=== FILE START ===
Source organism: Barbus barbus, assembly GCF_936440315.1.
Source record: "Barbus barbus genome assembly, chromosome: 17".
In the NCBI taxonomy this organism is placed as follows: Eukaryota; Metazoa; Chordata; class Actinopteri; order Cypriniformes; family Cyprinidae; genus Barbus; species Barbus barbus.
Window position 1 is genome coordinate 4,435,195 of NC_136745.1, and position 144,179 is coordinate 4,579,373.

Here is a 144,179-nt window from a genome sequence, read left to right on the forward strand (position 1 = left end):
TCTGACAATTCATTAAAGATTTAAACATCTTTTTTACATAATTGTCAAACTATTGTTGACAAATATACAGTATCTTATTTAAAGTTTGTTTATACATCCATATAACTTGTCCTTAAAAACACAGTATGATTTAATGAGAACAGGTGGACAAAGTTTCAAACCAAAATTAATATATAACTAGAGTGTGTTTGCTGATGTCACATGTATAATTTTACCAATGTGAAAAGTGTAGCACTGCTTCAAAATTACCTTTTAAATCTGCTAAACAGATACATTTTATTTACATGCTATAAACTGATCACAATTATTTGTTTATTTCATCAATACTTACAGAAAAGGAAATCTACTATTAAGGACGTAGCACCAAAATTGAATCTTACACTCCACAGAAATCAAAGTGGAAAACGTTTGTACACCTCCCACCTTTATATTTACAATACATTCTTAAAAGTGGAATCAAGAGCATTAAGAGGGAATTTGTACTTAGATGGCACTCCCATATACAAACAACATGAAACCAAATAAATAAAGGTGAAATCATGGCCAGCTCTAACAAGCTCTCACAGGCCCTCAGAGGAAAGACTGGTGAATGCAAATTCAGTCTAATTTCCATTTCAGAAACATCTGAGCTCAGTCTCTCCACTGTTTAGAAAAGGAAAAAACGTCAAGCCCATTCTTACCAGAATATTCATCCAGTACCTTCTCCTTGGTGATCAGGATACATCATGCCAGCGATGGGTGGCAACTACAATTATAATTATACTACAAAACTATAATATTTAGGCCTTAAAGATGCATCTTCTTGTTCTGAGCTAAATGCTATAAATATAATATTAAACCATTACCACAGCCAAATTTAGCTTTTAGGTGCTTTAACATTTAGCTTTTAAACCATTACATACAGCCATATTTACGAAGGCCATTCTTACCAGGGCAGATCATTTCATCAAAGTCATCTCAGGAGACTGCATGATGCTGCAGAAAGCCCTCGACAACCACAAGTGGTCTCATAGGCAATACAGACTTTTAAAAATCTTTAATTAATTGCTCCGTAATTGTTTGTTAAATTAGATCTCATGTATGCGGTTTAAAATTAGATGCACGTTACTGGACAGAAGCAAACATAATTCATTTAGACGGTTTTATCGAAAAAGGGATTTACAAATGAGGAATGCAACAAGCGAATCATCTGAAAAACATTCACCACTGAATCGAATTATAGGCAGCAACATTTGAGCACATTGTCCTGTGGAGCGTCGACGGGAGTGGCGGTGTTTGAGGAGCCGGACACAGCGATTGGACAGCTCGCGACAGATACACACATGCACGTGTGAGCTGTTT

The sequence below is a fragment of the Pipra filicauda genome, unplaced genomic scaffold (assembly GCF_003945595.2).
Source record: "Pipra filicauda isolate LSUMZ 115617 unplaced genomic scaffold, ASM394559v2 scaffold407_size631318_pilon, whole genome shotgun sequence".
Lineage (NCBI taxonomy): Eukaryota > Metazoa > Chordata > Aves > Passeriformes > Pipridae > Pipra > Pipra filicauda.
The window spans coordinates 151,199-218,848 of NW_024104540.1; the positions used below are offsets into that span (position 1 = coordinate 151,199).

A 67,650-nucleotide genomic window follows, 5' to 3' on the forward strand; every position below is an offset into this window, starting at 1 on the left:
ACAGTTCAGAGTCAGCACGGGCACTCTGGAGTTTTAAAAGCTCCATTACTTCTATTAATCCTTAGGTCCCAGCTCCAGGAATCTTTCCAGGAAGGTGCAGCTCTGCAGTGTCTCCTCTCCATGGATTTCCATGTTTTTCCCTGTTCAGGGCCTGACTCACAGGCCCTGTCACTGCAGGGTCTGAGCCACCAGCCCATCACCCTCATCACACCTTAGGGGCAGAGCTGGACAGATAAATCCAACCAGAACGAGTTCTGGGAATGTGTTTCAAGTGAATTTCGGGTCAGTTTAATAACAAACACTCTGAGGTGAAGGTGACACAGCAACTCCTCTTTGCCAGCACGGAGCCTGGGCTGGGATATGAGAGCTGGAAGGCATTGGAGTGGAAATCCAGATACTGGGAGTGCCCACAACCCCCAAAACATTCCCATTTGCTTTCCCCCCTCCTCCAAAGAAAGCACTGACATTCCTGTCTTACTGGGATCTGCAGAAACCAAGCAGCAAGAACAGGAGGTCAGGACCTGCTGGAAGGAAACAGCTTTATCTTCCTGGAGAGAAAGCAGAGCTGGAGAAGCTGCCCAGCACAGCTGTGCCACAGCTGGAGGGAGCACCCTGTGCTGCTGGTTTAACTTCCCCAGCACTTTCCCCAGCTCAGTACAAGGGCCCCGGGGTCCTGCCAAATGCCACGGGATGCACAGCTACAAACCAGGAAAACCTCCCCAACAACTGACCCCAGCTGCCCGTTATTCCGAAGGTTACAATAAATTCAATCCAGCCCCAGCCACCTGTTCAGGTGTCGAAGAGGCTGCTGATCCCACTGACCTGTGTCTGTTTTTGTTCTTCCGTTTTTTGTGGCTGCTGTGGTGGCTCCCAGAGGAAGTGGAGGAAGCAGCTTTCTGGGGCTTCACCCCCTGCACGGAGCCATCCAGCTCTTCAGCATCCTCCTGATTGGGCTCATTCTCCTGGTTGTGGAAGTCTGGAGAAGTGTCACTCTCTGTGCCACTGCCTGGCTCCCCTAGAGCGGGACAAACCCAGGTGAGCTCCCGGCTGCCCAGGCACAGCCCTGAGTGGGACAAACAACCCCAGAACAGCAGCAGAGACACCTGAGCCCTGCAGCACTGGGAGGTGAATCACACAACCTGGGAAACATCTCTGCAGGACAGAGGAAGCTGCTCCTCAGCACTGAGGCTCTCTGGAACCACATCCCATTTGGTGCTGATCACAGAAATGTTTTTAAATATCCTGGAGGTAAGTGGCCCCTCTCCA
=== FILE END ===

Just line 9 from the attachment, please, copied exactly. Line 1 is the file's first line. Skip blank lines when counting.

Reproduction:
Lineage (NCBI taxonomy): Eukaryota > Metazoa > Chordata > Aves > Passeriformes > Pipridae > Pipra > Pipra filicauda.